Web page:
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Drug-Free Workplace Programmes: New Zealand Perspective

NCJ Number
Forensic Science International Volume: 174 Issue: 2-3 Dated: January 2008 Pages: 125-132
Susan Nolan
Date Published
January 2008
8 pages
This paper presents an overview of New Zealand's drug-free and alcohol-free workplace (DAFWP) policies and programs, highlighting drug-testing options, categories of abused drugs in the workplace, the influence of significant employment court judgments, and proposed changes to the Australian/New Zealand Standard's (AS/NZS's) "procedures for the collection, detection, and quantitation of drugs of abuse in urine."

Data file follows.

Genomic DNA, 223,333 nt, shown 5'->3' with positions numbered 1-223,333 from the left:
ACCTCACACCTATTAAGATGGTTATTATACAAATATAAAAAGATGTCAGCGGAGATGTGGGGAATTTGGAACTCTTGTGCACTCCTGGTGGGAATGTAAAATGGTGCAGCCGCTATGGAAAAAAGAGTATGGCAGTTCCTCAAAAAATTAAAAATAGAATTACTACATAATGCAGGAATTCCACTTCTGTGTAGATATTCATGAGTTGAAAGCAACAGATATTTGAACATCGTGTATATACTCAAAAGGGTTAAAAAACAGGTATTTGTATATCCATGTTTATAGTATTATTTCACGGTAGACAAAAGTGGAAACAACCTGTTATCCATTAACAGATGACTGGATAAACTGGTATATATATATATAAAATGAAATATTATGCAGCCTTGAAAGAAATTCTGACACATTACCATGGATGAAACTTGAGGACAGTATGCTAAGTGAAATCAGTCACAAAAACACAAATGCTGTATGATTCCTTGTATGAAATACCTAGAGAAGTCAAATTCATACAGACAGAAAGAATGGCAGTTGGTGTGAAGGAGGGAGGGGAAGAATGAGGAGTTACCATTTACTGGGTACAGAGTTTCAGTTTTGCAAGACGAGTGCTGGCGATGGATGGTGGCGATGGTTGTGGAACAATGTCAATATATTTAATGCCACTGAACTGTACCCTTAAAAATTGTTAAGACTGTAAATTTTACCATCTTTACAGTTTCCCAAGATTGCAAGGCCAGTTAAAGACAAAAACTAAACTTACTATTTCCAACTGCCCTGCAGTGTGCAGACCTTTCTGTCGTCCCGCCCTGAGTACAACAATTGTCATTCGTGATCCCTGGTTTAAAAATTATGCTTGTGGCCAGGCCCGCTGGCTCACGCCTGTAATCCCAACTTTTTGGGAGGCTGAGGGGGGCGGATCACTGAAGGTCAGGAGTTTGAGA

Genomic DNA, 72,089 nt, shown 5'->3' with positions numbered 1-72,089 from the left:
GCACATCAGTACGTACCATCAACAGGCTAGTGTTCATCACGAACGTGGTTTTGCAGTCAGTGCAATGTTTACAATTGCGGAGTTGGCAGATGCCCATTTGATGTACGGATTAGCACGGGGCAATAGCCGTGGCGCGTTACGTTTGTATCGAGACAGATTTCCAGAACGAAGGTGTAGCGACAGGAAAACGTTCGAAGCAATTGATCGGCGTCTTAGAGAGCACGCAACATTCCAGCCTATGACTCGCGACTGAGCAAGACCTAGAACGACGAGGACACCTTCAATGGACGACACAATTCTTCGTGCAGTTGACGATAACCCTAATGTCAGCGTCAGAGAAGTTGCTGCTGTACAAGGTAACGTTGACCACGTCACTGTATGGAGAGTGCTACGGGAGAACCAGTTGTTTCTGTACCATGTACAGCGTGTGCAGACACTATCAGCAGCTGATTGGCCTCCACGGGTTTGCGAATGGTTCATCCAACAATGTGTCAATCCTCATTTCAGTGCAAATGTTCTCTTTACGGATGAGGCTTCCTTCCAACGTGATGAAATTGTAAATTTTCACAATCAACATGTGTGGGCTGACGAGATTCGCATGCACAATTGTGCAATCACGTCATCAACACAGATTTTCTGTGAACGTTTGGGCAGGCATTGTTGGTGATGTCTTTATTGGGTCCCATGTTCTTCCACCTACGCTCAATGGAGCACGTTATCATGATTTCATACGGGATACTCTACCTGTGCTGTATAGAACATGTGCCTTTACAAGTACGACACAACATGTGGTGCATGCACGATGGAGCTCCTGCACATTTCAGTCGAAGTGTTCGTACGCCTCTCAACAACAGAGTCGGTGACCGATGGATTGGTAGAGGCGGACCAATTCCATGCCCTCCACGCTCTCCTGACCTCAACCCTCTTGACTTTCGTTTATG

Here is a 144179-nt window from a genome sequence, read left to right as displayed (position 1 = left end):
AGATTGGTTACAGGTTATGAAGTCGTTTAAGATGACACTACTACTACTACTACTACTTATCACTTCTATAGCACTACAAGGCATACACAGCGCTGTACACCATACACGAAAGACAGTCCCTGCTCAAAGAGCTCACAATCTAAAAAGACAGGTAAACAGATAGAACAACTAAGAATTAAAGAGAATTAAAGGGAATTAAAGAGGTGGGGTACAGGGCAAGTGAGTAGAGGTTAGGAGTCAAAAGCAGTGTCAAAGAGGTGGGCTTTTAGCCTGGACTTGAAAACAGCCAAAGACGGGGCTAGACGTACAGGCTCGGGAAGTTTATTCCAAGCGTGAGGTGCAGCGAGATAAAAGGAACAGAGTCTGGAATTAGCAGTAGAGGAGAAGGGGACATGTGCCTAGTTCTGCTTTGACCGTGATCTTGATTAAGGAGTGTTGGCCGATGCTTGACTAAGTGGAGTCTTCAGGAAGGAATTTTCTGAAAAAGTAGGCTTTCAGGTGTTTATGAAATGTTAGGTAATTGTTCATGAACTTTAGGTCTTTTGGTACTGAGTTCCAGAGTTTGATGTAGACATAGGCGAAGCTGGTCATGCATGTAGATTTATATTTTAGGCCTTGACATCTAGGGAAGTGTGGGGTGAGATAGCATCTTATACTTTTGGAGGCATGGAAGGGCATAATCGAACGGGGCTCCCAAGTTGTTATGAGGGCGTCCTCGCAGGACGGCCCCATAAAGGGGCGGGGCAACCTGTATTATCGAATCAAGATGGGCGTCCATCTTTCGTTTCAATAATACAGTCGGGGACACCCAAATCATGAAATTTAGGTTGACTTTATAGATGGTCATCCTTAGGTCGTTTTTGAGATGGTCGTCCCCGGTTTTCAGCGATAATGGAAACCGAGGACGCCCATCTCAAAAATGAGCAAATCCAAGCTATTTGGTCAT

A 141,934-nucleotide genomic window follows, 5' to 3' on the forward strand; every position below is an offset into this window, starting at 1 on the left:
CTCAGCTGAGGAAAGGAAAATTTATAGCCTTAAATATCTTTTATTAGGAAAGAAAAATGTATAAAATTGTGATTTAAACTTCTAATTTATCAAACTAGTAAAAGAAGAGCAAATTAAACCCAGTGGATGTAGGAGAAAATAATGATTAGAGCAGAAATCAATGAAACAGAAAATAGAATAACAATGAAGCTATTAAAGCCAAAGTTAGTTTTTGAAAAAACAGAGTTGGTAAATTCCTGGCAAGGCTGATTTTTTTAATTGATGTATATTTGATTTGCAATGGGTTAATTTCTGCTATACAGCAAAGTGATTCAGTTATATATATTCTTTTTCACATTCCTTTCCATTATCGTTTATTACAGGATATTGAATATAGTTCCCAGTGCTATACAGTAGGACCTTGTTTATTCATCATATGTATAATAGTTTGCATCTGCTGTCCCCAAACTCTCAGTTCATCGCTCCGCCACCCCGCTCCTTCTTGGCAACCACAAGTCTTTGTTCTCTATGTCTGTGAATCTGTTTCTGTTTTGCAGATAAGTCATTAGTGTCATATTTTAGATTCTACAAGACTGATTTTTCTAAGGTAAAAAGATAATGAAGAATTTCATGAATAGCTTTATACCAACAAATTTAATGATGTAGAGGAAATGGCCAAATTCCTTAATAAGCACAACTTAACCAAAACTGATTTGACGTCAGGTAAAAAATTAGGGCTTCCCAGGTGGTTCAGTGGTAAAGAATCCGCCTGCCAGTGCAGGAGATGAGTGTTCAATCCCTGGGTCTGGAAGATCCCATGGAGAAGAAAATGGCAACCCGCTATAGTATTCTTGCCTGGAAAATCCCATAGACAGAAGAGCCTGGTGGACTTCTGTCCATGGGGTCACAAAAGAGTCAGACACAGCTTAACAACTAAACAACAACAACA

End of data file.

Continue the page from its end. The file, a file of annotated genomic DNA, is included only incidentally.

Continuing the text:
The introduction of workplace drug testing (WDT) as part of a company's DAFWP began in the early 1990s in New Zealand. During the 1990s, the industries that pioneered such programs with WDT were in the forestry, fishing, mining, and aluminum manufacturing sectors. Since 2000, most of the other industry sectors with a high priority on occupational safety have such programs. The comprehensive DAFWP model accepted by New Zealand's employment courts and most labor unions has four critical components. These components are written company policies and procedures regarding employee drug and alcohol use, employee education and training on drug and alcohol abuse, employee drug testing by an accredited lab, and an Employee Assistance Program that provides drug treatment and case management. The intended outcome of the model is a change in employee drug-abuse behavior leading to a safer workplace. The drug classes that are available in New Zealand and are typically the focus of employee drug testing are cannabis; amphetamine-type stimulants; benzylpiperazine; opiates; and LSD, cocaine, and benzodiazepines. The AS/NZS is currently being revised in the areas of definitions; specimen collection, storage, handling, and dispatch; laboratory screening procedures; laboratory confirmation procedures; and on-site screening procedures. This paper also discusses the mix of drug-testing options being used by New Zealand companies (pre-employment, random, after accidents or incidents, etc.) and current research on oral fluid drug testing. 3 tables, 5 figures, and 8 references